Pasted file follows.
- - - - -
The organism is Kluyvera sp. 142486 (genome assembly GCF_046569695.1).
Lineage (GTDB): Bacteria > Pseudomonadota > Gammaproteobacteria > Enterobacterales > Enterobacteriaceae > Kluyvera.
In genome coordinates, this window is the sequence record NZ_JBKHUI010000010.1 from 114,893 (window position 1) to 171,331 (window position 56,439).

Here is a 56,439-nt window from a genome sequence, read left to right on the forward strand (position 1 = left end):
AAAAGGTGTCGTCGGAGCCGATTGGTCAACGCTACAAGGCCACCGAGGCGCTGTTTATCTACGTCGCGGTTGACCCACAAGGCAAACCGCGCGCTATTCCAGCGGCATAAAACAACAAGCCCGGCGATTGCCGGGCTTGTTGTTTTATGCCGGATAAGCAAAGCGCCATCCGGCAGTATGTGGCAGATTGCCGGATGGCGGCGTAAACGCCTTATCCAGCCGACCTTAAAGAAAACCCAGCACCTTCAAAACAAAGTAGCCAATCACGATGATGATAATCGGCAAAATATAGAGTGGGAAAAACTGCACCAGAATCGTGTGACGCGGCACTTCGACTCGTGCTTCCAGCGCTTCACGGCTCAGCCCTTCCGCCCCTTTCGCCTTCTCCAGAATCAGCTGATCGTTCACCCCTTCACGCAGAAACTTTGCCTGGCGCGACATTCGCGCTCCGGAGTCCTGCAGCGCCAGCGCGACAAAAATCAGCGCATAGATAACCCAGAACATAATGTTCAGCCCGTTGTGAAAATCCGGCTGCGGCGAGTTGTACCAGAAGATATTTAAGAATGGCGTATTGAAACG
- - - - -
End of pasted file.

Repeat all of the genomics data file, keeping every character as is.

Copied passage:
The organism is Kluyvera sp. 142486 (genome assembly GCF_046569695.1).
Lineage (GTDB): Bacteria > Pseudomonadota > Gammaproteobacteria > Enterobacterales > Enterobacteriaceae > Kluyvera.
In genome coordinates, this window is the sequence record NZ_JBKHUI010000010.1 from 114,893 (window position 1) to 171,331 (window position 56,439).

Here is a 56,439-nt window from a genome sequence, read left to right on the forward strand (position 1 = left end):
AAAAGGTGTCGTCGGAGCCGATTGGTCAACGCTACAAGGCCACCGAGGCGCTGTTTATCTACGTCGCGGTTGACCCACAAGGCAAACCGCGCGCTATTCCAGCGGCATAAAACAACAAGCCCGGCGATTGCCGGGCTTGTTGTTTTATGCCGGATAAGCAAAGCGCCATCCGGCAGTATGTGGCAGATTGCCGGATGGCGGCGTAAACGCCTTATCCAGCCGACCTTAAAGAAAACCCAGCACCTTCAAAACAAAGTAGCCAATCACGATGATGATAATCGGCAAAATATAGAGTGGGAAAAACTGCACCAGAATCGTGTGACGCGGCACTTCGACTCGTGCTTCCAGCGCTTCACGGCTCAGCCCTTCCGCCCCTTTCGCCTTCTCCAGAATCAGCTGATCGTTCACCCCTTCACGCAGAAACTTTGCCTGGCGCGACATTCGCGCTCCGGAGTCCTGCAGCGCCAGCGCGACAAAAATCAGCGCATAGATAACCCAGAACATAATGTTCAGCCCGTTGTGAAAATCCGGCTGCGGCGAGTTGTACCAGAAGATATTTAAGAATGGCGTATTGAAACG